ISIL militants behead archaeologist in Palmyra: Syrian official
DAMASCUS - Reuters
This file photo released on Sunday, May 17, 2015, by the Syrian official news agency SANA, shows the general view of the ancient Roman city of Palmyra, northeast of Damascus, Syria. AP photoIslamic State of Iraq and the Levant (ISIL) militants beheaded an antiquities scholar in the ancient Syrian city of Palmyra and hung his body on a column in a main square of the historic site, Syria's antiquities chief said on Aug. 18.
ISIL, whose insurgents control swathes of Syria and Iraq, captured Palmyra in central Syria from government forces in May, but are not known to have damaged its monumental Roman-era ruins despite their reputation for destroying artefacts they view as idolatrous under their puritanical interpretation of Islam.
Syrian state antiquities chief Maamoun Abdulkarim said the family of Khaled Asaad had informed him that the 82-year-old scholar who worked for over 50 years as head of antiquities in Palmyra was executed by ISIL on Aug. 18.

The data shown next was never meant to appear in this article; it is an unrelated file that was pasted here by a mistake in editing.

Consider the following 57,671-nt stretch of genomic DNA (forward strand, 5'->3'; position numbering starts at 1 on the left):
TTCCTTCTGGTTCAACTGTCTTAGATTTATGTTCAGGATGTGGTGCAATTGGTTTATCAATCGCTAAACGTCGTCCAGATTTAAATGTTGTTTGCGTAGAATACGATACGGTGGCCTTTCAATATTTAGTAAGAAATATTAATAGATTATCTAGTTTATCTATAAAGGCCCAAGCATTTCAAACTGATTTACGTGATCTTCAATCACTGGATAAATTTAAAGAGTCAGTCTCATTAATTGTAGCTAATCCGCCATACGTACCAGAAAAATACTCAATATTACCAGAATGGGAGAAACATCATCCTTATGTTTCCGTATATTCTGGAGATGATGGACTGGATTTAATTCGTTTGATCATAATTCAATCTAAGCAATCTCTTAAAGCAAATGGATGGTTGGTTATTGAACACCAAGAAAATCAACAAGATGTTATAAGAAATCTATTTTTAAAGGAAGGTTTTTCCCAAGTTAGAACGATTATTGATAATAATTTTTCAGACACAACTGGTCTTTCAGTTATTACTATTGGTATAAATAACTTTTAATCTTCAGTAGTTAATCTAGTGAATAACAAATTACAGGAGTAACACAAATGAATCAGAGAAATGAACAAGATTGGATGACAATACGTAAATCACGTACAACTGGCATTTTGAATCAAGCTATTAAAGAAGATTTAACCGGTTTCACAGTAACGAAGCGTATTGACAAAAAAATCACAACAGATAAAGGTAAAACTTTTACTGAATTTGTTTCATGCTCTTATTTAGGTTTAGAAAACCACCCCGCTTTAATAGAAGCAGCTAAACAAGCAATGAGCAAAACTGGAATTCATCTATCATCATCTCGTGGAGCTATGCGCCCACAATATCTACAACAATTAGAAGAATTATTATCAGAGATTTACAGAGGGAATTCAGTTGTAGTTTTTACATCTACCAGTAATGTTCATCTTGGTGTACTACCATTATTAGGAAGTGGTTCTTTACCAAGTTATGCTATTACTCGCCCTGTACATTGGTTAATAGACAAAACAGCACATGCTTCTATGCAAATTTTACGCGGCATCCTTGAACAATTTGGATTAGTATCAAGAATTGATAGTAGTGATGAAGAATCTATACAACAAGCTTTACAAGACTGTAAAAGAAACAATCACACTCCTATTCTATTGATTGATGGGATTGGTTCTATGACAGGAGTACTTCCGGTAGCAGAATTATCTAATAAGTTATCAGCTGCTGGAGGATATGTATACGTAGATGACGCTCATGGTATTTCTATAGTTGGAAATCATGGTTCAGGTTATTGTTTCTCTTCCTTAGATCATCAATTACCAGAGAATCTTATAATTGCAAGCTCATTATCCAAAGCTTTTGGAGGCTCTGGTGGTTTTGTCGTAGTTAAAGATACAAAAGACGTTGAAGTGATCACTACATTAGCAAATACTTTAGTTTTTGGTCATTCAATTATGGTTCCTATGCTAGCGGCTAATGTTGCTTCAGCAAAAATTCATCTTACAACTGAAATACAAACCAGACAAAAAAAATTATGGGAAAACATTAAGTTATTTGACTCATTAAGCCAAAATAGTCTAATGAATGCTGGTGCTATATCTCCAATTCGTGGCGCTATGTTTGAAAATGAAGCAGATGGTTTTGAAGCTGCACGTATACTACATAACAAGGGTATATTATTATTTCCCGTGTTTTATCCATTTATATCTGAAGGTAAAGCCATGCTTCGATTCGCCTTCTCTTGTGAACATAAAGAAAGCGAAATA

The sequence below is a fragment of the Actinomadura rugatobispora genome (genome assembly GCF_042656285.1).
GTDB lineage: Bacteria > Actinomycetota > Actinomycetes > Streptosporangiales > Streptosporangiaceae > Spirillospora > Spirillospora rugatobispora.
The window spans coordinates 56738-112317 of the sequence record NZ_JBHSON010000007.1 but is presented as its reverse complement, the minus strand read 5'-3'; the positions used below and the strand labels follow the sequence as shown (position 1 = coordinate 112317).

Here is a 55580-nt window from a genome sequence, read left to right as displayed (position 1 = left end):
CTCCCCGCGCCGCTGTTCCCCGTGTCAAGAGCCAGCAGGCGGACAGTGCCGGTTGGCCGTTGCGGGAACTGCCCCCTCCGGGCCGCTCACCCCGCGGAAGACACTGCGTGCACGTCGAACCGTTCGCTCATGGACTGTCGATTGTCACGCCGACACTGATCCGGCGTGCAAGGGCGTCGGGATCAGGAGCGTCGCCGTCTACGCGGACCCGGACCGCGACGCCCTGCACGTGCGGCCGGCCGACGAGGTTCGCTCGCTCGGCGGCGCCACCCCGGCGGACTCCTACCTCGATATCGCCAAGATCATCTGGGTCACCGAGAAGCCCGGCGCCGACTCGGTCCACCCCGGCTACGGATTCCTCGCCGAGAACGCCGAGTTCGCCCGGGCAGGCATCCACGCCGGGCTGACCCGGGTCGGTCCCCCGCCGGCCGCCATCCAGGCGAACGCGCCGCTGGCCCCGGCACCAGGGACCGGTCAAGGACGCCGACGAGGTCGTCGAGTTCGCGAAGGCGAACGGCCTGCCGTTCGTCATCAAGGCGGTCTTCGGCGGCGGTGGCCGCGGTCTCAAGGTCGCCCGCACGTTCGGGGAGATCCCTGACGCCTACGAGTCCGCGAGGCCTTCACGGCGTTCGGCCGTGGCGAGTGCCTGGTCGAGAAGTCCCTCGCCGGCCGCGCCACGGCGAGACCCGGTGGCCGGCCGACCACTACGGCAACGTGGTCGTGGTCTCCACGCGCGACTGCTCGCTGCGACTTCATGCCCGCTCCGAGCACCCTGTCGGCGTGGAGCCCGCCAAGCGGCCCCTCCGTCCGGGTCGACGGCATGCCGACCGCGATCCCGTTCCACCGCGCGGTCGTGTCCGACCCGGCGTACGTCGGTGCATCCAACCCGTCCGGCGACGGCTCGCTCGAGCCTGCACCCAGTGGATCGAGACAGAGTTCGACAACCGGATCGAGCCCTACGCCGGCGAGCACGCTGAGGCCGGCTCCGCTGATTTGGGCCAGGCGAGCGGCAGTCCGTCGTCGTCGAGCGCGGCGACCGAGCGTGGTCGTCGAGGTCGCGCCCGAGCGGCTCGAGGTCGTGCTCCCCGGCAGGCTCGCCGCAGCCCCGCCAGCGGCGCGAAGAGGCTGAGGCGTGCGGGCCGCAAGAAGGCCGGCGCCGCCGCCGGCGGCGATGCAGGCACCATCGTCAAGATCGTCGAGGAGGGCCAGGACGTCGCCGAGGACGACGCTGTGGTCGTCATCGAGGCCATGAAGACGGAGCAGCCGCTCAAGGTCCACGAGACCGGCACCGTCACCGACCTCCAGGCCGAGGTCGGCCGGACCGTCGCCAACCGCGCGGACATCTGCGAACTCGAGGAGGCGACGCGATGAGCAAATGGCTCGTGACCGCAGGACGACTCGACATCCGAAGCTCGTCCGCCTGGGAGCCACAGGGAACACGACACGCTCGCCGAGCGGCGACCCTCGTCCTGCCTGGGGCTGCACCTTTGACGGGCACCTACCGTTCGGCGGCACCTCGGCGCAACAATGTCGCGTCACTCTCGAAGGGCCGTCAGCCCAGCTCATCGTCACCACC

Asaad had been detained and interrogated for over a month by the ultra-radical Sunni Muslim militants, he told Reuters.
"Just imagine that such a scholar who gave such memorable services to the place and to history would be beheaded ... and his corpse still hanging from one of the ancient columns in the centre of a square in Palmyra," Abdulkarim said.
"The continued presence of these criminals in this city is a curse and bad omen on (Palmyra) and every column and every archaeological piece in it."
Abdulkarim said Asaad was known for several scholarly works published in international archaeological journals on Palmyra, which in antiquity flourished as an important trading hub along the Silk Road.
He also worked over the past few decades with U.S., French, German and Swiss archeological missions on excavations and research in Palmyra's famed 2,000-year-old ruins, a UNESCO World Heritage Site including Roman tombs and the Temple of Bel.
Before the city's capture by ISIL, Syrian officials said they moved hundreds of ancient statues to safe locations out of concern they would be destroyed by the militants.
In June, ISIL did blow up two ancient shrines in Palmyra that were not part of its Roman-era structures but which the militants regarded as pagan and sacrilegious.